Sugar is almost everywhere — added to countless products advertised on every form of media, and included in nearly every holiday and casual meal.

According to a 2018 research review, craving sweets is now so common that some researchers wonder whether we’ve developed a habit-forming culture when it comes to craving sugar.

It might be a good time to take a closer look at why we crave sweets and what we can do about it.

People crave sugar for many reasons — some of them physiological and some of them psychological. So, if you’re asking yourself why, here are some possible causes to consider.


What you eat — along with when, why, and how much you eat — can turn into behavior patterns.

In a different 2018 research review, researchers say that what you crave is the result of classical conditioning: behaviors you’ve adopted over time because they feel rewarding.

In short, you may crave sugar because your mind and body have been trained to crave it.

An intense craving can feel a lot like a compulsion or a habit-forming experience.

In a 2016 research review, researchers found that processed foods — especially those containing added sugar — can cause habit-forming behaviors in people and in laboratory rats and mice.

Sugar and habit-forming behaviors

Are sugary foods habit-forming in the same way as drugs? The science isn’t completely clear on that point.

Nevertheless, sugary processed foods may trigger the release of the “feel-good” neurochemical dopamine in your brain’s reward center. More dopamine could mean more cravings.

Artificial sweeteners

It’s possible that artificial sweeteners, which are much sweeter-tasting than sugar, may change people’s taste preferences over time.

Some researchers think that when people get used to the hyper-sweetened taste of artificial sweeteners, their desire for sweeter foods could get stronger.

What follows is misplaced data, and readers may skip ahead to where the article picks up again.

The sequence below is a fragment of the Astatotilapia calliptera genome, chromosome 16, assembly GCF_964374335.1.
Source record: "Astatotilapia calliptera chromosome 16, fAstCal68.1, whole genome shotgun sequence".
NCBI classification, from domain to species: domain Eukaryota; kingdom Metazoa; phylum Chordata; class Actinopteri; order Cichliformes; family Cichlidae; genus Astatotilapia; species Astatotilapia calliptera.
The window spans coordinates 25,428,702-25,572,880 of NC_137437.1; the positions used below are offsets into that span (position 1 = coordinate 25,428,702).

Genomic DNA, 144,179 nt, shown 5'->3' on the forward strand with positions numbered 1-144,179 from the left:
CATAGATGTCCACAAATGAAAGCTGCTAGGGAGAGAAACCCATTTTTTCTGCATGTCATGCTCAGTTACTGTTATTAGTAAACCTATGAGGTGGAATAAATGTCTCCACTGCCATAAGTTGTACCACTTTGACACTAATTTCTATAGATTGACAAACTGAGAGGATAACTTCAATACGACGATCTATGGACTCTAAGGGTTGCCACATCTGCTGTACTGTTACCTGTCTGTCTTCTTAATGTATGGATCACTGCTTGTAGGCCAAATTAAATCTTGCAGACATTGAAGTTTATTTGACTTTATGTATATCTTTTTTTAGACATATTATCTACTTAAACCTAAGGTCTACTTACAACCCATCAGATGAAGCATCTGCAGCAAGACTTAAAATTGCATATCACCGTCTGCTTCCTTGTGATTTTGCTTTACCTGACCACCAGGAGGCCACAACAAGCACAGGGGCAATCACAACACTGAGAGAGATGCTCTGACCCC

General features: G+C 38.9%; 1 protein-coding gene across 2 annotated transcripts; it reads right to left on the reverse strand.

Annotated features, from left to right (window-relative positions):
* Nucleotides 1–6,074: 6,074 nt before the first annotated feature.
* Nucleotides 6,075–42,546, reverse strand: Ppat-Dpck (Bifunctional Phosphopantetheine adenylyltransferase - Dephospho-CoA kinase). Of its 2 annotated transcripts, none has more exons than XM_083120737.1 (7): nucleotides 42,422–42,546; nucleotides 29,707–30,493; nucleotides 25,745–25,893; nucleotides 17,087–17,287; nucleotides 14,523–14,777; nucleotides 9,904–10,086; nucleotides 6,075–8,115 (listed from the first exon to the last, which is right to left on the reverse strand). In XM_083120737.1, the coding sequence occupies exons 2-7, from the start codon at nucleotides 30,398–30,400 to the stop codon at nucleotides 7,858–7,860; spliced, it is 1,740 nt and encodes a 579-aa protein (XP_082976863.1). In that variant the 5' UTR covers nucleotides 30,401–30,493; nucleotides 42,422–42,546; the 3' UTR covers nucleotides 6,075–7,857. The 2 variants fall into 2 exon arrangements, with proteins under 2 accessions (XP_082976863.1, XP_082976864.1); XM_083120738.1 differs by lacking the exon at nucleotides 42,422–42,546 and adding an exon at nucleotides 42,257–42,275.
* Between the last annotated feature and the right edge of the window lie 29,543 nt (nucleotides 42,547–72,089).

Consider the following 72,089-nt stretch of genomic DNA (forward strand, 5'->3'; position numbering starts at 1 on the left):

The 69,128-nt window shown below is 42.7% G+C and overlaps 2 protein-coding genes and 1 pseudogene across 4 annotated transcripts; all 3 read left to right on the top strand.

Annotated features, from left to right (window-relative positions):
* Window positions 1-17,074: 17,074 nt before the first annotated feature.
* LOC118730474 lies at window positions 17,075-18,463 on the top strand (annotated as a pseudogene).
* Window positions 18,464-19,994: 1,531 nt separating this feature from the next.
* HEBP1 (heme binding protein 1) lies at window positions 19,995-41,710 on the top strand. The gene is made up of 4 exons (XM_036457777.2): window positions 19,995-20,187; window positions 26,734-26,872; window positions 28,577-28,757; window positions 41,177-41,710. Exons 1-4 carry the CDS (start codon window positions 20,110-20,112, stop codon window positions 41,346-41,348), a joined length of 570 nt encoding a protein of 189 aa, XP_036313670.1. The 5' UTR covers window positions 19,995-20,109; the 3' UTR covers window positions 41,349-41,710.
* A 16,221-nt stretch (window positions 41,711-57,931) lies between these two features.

In one small 2015 study, researchers tracked the desire for sweets in a group of 20 people who gave up all sweeteners, both caloric and noncaloric.

After 2 weeks, 86.6 percent of them reported that they no longer had sugar cravings. This led researchers to say that doctors should recommend that their patients participate in a no-sweetener health challenge for 2 weeks.


Your body responds to stress by secreting hormones that are also related to food cravings. In a 2019 study, the stress hormone cortisol was linked to the desire for sweet foods, for example.

A 2016 research review showed that the hormone ghrelin, which controls appetite, was released when people were stressed out.

And if you’re exposed to stress over a long period, a 2015 study showed that you’ll be vulnerable to increased cravings for palatable foods containing added sugars and fats.


The relationship between what you eat and how you sleep is complex. A 2013 study showed that people who don’t get enough sleep tend to crave foods that are:

  • sweet
  • salty
  • starchy

This may be because they’d like to boost their energy levels.

A 2017 research review showed that sugary foods can interfere with the quality of your sleep.

Period cravings

In the United States, there’s a really common belief that chocolate cravings and periods are linked.

According to a 2013 research review, some researchers think that people crave chocolate due to the release of endorphins, which are brain chemicals that make you feel good and regulate your mood.

A 2017 study showed that while the idea of craving chocolate during your period is well known in the United States, it isn’t nearly as common in other countries.

The difference leads some researchers to think that this particular sugar craving may be based in culture, not biology.